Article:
Using the Crowd as a source for ideas isn’t new, but none the less Kraft, the makers of Vegemite (an Australian version of Marmite) launched a campaign to crowd-source the new name for a Vegemite variant made with cheese. They received 48,000 ideas, which was fantastic. Mission accomplished!
But they then somehow, out of all of those ideas, chose iSnack 2.0. This was back in 2008 when the World was falling into love with the iPhone and iPod and web 2.0 was all the rage so presumably the Marketing guys saw something in this name?
The public didn’t. They hated it! Thousands of complaints and comments ridiculing the name popped-up across all the media channels. A Facebook poll asking what people thought of iSnack2.0 had over 20,000 responses of which 97% hated the name.
Bowing to significant pressure from consumers, they promptly abandoned the iSnack name, admitting that it ‘may have been’ a mistake.
To rescue the situation they did the job properly and launched a new campaign by opening a new poll on its website, this time using the Crowd to also ‘sift’ the ideas. They offered six possible names for the product, half of which were the most popular names from the original poll, as well as three others that Kraft considered “worthy of consideration based on consumer feedback”.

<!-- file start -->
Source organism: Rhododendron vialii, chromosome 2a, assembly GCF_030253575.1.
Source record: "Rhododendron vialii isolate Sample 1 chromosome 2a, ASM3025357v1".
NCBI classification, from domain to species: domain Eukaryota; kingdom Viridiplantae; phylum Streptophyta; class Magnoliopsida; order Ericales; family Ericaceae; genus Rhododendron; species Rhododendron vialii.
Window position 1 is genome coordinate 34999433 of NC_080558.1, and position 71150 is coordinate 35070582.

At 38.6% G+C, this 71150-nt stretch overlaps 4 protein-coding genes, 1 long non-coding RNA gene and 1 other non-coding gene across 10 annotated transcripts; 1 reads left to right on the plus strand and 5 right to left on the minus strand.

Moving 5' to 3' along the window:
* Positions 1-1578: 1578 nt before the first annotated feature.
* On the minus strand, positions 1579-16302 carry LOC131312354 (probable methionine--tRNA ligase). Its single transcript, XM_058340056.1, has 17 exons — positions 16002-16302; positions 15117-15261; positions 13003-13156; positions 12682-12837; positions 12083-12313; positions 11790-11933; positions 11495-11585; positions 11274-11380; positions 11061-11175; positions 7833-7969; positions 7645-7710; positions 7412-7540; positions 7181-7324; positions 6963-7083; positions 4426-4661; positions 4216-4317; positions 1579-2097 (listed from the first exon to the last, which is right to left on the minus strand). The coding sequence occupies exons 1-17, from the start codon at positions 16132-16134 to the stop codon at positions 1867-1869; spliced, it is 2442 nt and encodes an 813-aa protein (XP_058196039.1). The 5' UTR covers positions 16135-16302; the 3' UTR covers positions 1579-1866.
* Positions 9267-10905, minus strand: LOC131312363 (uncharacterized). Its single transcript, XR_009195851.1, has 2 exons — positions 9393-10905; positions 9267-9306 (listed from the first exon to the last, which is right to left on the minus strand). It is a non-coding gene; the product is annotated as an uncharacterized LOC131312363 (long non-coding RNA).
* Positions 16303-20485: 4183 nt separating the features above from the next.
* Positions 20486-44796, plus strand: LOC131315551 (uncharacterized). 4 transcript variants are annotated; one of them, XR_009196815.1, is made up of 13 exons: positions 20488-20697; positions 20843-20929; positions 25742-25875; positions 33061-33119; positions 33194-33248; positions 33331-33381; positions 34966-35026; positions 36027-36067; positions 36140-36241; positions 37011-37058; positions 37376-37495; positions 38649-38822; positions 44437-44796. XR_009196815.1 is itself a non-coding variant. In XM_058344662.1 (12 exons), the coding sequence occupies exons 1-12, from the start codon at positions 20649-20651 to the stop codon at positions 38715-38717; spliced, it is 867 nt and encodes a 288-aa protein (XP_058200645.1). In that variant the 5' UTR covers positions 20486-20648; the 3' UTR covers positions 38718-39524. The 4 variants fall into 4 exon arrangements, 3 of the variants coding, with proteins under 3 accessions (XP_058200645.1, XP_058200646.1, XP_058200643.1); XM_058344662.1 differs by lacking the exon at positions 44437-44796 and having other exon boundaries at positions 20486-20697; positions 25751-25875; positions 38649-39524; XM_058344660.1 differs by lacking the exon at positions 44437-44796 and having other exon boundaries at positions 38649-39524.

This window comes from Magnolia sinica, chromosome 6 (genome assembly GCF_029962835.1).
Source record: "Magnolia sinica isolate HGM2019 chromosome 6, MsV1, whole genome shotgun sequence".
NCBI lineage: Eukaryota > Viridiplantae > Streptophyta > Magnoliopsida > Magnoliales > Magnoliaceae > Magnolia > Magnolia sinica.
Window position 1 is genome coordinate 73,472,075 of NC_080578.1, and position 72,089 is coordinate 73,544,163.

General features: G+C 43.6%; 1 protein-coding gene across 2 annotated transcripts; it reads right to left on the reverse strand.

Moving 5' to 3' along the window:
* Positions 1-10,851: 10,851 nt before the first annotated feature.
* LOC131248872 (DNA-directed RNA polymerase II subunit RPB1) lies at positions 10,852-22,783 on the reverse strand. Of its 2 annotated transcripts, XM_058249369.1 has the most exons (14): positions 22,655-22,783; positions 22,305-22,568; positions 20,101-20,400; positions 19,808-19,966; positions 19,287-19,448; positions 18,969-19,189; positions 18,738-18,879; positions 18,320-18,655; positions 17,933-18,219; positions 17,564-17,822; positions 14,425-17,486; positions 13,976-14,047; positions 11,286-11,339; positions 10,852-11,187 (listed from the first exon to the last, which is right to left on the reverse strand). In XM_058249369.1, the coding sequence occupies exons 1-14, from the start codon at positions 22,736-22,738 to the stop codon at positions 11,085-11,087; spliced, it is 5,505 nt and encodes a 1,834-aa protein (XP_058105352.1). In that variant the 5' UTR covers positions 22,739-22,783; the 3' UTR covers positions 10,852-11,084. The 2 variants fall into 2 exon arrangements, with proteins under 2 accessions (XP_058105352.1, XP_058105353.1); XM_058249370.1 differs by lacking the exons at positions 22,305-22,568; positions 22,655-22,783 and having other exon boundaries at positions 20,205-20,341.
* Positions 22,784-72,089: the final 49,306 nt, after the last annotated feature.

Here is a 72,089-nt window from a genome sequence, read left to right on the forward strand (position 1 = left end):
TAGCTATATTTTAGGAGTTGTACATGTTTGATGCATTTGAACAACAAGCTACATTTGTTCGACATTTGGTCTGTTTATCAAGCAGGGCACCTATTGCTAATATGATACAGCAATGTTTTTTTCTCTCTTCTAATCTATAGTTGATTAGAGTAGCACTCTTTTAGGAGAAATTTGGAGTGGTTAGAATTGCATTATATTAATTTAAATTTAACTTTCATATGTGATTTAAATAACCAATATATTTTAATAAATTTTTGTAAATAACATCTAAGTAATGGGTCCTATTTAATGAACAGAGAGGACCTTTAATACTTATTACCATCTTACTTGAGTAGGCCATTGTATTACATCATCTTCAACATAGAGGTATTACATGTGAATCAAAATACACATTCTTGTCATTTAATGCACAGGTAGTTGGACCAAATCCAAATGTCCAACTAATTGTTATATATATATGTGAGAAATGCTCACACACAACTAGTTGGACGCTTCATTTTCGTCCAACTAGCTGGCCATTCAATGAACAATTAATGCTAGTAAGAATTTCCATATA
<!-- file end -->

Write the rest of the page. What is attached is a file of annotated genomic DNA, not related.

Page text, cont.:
Voters in the poll were able to indicate a seventh option of not liking any of the suggested names. The final name was announced as “Vegemite Cheesybite” (which was a variant of an idea from the original poll) with Kraft claiming that it had received 36% of the 30,357 votes that were cast for a name option, or approximately 10,900 votes.(It was however later revealed that around 10,000 votes (33%) were registered for the “none of the names” option)
The lesson here is that if you are going to look outside your organisation to crowd-source ideas, if you don’t then trust the crowd to help you choose the best idea as well then the backlash can be ferocious!